Metering

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braaimanook
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Hello All

Have just moved over to Ubuntu from Windows and am trying to emulate the sort of setup I had then ie Cubase some NI vsts etc. I am using Ardour as the DAW and need some friendly advice.

I have an input from Hydrogen going into a channel strip. No sends no redirects, the meter reads the input signal, but does not show anything on prefade or postfade selection. Does the signal not flow from input to output via the fader.

Second point to which the first is probably connected, I do not seem to be able to get the fader to control the level, its as though the signal is not reaching that far down the strip but if I disconnect the output the sound dies, so it seems that it is.

I would be grateful if someone more knowledgeable could advise me, I have obviously got something screwed up somewhere.

Thank You

thorgal
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not sure why you don't see any volume meter on pre or post fader but chances are that what you hear is a direct output connection from hydrogen to your system. If you replace the track by a bus in ardour, you will hear hydrogen through ardour. If you want to hear hydrogen through an ardour track, you have to turn on software monitoring and arm the track for recording.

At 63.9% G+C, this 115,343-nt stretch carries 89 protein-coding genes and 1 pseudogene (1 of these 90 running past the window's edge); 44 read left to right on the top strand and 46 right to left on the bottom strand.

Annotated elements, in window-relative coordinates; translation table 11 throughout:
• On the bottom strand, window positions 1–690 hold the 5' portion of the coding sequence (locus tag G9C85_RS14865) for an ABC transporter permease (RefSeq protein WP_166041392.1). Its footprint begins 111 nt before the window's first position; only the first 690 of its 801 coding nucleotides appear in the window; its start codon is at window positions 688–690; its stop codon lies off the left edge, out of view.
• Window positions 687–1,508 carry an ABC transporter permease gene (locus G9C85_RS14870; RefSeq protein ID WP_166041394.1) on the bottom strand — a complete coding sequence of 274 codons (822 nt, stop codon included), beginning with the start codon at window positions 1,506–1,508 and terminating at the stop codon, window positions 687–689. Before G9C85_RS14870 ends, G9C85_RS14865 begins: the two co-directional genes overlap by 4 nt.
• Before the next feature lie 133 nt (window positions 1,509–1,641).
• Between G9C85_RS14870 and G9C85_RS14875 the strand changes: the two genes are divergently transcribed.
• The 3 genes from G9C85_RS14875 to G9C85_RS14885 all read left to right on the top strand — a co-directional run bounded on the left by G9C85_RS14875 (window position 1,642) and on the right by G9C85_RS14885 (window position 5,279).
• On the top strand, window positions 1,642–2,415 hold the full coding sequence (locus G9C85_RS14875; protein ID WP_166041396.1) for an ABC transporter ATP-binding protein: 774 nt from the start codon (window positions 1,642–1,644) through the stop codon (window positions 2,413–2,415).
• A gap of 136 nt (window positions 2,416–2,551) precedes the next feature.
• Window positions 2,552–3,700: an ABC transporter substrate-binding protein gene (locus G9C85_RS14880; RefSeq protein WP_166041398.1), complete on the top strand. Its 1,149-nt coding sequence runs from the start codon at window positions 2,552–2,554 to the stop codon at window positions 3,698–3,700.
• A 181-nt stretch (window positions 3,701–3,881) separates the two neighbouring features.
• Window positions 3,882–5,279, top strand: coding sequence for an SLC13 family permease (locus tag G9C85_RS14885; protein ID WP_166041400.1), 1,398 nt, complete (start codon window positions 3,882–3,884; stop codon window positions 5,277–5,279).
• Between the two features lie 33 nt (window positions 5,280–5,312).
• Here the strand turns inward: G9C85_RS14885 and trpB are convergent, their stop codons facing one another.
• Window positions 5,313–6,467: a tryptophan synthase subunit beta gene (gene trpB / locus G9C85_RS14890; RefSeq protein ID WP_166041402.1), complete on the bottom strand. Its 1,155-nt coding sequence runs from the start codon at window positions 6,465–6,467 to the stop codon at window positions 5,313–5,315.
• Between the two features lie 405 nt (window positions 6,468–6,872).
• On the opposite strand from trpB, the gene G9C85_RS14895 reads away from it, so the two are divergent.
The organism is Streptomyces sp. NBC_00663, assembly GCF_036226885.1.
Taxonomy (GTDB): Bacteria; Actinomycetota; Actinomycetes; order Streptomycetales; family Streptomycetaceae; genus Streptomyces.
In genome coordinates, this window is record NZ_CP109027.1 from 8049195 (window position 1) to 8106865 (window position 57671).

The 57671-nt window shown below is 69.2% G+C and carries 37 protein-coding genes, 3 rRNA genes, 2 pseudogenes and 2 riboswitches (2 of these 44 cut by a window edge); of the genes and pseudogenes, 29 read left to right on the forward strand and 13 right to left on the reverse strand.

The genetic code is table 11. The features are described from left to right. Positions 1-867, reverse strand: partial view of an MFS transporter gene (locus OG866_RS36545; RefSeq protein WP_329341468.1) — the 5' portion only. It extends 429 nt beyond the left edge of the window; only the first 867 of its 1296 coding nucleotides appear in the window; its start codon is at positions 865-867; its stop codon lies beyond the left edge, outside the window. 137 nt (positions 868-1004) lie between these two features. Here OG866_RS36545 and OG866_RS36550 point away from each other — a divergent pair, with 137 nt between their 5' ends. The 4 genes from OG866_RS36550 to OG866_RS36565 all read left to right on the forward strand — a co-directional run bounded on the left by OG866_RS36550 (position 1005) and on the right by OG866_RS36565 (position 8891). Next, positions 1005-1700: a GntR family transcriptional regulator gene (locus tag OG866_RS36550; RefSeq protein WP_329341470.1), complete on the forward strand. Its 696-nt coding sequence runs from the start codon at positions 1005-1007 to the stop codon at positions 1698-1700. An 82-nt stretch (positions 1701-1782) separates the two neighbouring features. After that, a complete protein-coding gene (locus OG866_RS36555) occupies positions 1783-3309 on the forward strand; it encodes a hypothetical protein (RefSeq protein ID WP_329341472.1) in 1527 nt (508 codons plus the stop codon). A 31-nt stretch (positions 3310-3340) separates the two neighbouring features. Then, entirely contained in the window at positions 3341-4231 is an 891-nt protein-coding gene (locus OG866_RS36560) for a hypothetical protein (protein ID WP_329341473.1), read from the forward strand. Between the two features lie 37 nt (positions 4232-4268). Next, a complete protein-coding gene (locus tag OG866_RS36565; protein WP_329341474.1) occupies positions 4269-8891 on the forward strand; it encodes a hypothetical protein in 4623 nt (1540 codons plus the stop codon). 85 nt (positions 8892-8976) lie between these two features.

EDIT: no, you said the sound died so it's not hydrogen-to-system

braaimanook
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Thorgal

thank you for yr reply, interestingly there was another post with virtually the identical problem, the poster then realised that he needed to arm the track to see the meters. BUT, this doesn't work here, what happens is, if I have selected post fade there is no reading, if I then click Record on the strip, the meter then switches over to input and the meter reacts appropriately.

It seems to a routing problem but with so simple a setup,I can't see it.

Thank You

calimerox
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maybe try to edit your channel strip input and output again... and define input and output channel new.. i remember that something like this one time solved my problem.....

Pablo Fernández
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Hi braaimanook,
You can run qjackctl (JACK Control in the menu) before starting hydrogen and ardour, what do your connections look like?
I like to make the connections through qjackctl (connect button) where I can see the routing of all the "jack aware" audio and MIDI apps at a glance.